A Letter From Ukraine

The Uplift Magazine received this letter from A shaliach in Ukraine.

It says that you’re not supposed to cry on Shabbat, I failed that three times this Shabbat.

The first time, was on Friday night when we managed to get to the synagogue. After the prayers, we went downstairs for a Kiddush, filled with people who were brave enough to come, and the many people who have been living in the synagogue since the war started. After Kiddush, we started singing “Nyet nyet nikovo”, a Russian melody that there is no one that we should fear besides Hashem alone. 

The second time, I wasn’t able to hold it in, was Shabbat morning, when we blessed the new month of Adar, saying “Mi sheasa nisim l’avoseynu – Who did miracles for our Fathers”, I again felt the tears in my eyes. We also need miracles…

The third time was after the prayers, we have a beautiful tradition in our shul where the President of our community, Alexander Kaganovsky, gives blessings to people who have birthdays and special events in the community. Today, he asked everyone to be quiet and said: “Reb Moishe, I want to tell you in the name of everyone in our community, that we want to thank all of you shluchim (emissaries) who have stayed behind to be together with us. We now see that all of what you have been saying all these years that you are one inseparable part of the community is true” He finished, with a beautiful big hug. 

Another beautiful thing about Shabbat is we didn’t have our phones and weren’t able to check the news. We have received hundreds of Whatsapps and emails from people all over the world, who are concerned and praying for us, who want to know how we’re doing. Our poor families all over the world, want to be reassured that we’re doing fine. But on Shabbat our phones were put aside as we lit the Shabbat candles, praying hard for peace everywhere.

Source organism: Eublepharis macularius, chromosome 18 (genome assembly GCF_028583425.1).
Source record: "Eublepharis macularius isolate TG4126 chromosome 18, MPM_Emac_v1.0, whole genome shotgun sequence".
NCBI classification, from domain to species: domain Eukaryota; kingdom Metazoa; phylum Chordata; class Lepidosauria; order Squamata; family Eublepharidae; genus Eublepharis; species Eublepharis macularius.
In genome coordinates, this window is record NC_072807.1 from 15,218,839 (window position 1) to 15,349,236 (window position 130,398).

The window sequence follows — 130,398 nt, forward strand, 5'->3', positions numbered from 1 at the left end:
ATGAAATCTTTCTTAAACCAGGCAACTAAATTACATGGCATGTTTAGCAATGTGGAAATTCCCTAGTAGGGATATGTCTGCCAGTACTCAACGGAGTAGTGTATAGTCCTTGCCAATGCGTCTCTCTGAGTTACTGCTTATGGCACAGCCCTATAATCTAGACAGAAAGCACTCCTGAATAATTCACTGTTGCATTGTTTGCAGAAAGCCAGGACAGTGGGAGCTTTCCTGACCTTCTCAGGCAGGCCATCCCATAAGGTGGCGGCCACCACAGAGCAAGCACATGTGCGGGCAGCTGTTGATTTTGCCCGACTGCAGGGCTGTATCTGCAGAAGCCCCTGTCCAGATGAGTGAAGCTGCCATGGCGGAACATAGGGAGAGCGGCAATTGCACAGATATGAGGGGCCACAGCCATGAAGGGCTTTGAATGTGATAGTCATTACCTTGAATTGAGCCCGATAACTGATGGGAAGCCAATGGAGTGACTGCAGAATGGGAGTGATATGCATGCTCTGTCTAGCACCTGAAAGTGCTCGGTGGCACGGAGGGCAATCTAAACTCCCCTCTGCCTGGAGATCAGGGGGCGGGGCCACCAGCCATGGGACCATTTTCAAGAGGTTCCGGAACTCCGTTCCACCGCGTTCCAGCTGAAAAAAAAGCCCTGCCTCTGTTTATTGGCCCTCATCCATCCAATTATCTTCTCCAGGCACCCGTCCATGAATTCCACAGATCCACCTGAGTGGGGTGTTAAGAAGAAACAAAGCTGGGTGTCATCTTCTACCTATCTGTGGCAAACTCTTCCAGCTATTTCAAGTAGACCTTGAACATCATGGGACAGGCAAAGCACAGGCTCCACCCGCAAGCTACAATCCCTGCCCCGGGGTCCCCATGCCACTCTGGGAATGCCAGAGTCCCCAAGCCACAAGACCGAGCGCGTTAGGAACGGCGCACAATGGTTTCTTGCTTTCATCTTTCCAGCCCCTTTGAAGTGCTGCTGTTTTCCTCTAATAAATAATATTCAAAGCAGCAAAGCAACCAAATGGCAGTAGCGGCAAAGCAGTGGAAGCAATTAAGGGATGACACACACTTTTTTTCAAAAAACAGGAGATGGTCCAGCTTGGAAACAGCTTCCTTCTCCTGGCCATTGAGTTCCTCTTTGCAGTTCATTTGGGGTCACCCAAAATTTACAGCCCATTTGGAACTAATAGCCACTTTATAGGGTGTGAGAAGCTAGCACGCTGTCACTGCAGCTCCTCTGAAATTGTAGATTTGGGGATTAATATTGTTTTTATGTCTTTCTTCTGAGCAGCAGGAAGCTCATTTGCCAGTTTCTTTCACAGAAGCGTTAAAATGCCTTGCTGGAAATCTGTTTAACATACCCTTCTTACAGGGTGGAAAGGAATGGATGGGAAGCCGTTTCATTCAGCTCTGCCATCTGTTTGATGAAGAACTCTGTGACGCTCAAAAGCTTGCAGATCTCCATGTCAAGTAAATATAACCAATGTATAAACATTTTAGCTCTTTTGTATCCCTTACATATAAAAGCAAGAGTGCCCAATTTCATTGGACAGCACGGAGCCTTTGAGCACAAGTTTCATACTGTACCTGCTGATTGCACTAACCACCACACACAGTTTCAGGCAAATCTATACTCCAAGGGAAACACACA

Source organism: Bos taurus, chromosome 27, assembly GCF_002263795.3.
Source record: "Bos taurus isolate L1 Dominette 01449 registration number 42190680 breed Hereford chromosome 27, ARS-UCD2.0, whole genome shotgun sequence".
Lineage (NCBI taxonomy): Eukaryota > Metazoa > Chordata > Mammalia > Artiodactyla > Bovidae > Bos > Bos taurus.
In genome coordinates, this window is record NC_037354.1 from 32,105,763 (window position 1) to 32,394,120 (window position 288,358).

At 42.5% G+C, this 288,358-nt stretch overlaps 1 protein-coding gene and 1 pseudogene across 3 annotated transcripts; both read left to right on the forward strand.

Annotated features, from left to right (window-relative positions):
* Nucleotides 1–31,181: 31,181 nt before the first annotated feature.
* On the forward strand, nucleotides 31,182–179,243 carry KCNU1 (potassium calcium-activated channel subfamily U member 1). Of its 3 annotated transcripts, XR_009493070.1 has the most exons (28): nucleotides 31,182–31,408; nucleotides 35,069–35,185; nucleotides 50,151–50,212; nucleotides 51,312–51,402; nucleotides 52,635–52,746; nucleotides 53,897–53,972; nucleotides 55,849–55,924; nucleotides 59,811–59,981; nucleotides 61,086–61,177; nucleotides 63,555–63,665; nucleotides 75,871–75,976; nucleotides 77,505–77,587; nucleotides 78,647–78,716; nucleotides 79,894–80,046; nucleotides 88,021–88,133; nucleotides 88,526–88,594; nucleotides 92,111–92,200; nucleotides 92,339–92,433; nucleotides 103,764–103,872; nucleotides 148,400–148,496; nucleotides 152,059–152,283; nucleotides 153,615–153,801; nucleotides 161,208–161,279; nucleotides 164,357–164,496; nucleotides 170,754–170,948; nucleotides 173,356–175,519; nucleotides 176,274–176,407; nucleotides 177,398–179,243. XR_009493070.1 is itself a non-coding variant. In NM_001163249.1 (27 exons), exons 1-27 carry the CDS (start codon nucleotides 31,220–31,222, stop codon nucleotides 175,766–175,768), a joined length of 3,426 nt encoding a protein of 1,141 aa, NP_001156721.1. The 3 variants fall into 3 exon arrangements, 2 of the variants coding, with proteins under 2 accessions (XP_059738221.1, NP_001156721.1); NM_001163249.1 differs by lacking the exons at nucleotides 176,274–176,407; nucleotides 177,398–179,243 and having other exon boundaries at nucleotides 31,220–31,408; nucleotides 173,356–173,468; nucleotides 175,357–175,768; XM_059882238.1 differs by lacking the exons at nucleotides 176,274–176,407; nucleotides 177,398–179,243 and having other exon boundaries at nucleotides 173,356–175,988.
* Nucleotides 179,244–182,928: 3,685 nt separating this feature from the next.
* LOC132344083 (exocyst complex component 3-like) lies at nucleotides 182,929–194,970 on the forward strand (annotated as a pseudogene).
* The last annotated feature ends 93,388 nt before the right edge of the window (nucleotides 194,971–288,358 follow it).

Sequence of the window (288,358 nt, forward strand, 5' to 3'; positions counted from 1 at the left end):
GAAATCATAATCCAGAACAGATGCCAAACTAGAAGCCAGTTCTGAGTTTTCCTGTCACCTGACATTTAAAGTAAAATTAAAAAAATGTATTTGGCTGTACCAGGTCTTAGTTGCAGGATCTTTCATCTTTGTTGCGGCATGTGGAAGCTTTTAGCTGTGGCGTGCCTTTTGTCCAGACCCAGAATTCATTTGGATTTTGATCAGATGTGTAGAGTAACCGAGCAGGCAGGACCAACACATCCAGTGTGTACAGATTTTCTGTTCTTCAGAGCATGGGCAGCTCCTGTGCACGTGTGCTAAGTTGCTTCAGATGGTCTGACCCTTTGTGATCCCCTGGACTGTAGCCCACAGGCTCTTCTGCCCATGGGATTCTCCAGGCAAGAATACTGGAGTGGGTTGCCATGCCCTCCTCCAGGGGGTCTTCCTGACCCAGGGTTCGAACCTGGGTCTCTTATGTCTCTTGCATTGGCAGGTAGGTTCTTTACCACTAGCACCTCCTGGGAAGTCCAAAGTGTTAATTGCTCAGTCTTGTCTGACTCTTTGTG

There are three moments that I’d like to share, that I wasn’t able to capture of course: 

The first beautiful moment was after the Shabbat meal in our house, with my family and grandchildren here. They all put on Purim costumes and put on a skit and danced. My daughter Malka explained to me after their happy dance that she knows why we are all sleeping downstairs together in the basement which is our shelter “In the times of Purim, Haman said that the Jews were spread all over and not united… so we have to all sleep together to show we are all one”

Another special moment was during the Mussaf prayer. My son, Yossi, was davening. When he started singing “Hu Elokeinu”(He is Our G-d) there were loud sounds of the bombing that is taking place on the outskirts of Kharkov, as they are trying to enter the city. As he was singing, we heard the booms, the davening was getting louder and louder, so we could drown out the sounds. Definitely an unforgettable prayer.

Then we had an amazing Shabbat meal downstairs together. There was no need for words, or to say anything inspiring. All of us together, over 100 people sitting in the basement of the synagogue which we are currently using as a shelter, including the people who have been sleeping in the synagogue for the past couple of days, joined together in song. Hard to choose just one moment from the hours we shared together… the man from Kramatorsk who had fled to Kharkov in 2014, thanking us for staying and with prayers that the community should only continue to be stronger….and every one hand in hand singing “hinei ma tov”(how good it is when we are together)…and the standing ovation for the cooks who have also moved into the synagogue to be 24/7 available to feed everyone who is coming in…from the refugees from Donetsk with their children to the old man who is scared to be alone on the fifth floor.
Special moments and definitely a Shabbat I won’t forget.


A Shabbat full of faith, unity and lots of hope for only very good times ahead. Shavua Tov

Acheinu kol beis Yisroel, They need our tefillos!!! It’s a very long, dangerous and difficult journey to the border. May we see the Geula Shleimo.

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